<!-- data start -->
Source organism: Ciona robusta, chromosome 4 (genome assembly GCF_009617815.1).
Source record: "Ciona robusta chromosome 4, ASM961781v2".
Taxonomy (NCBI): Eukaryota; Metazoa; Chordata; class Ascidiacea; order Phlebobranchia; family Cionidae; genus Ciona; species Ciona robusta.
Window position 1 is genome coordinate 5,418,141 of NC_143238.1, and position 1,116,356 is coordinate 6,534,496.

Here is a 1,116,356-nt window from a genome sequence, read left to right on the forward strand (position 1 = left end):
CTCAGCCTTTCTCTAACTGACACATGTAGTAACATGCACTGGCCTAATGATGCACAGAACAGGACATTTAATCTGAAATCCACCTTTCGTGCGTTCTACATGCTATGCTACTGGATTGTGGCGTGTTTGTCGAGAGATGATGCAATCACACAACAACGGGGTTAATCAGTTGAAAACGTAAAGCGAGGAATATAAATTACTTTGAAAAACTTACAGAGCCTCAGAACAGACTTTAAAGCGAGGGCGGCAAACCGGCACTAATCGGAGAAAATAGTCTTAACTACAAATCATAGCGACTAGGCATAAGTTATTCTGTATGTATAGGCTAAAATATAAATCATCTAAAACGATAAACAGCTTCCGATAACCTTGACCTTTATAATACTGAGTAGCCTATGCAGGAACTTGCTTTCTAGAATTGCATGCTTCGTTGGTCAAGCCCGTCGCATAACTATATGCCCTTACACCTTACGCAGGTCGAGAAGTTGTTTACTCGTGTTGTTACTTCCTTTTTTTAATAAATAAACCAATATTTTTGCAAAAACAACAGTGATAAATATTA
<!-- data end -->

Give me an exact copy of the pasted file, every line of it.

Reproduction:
Source organism: Ciona robusta, chromosome 4 (genome assembly GCF_009617815.1).
Source record: "Ciona robusta chromosome 4, ASM961781v2".
Taxonomy (NCBI): Eukaryota; Metazoa; Chordata; class Ascidiacea; order Phlebobranchia; family Cionidae; genus Ciona; species Ciona robusta.
Window position 1 is genome coordinate 5,418,141 of NC_143238.1, and position 1,116,356 is coordinate 6,534,496.

Here is a 1,116,356-nt window from a genome sequence, read left to right on the forward strand (position 1 = left end):
CTCAGCCTTTCTCTAACTGACACATGTAGTAACATGCACTGGCCTAATGATGCACAGAACAGGACATTTAATCTGAAATCCACCTTTCGTGCGTTCTACATGCTATGCTACTGGATTGTGGCGTGTTTGTCGAGAGATGATGCAATCACACAACAACGGGGTTAATCAGTTGAAAACGTAAAGCGAGGAATATAAATTACTTTGAAAAACTTACAGAGCCTCAGAACAGACTTTAAAGCGAGGGCGGCAAACCGGCACTAATCGGAGAAAATAGTCTTAACTACAAATCATAGCGACTAGGCATAAGTTATTCTGTATGTATAGGCTAAAATATAAATCATCTAAAACGATAAACAGCTTCCGATAACCTTGACCTTTATAATACTGAGTAGCCTATGCAGGAACTTGCTTTCTAGAATTGCATGCTTCGTTGGTCAAGCCCGTCGCATAACTATATGCCCTTACACCTTACGCAGGTCGAGAAGTTGTTTACTCGTGTTGTTACTTCCTTTTTTTAATAAATAAACCAATATTTTTGCAAAAACAACAGTGATAAATATTA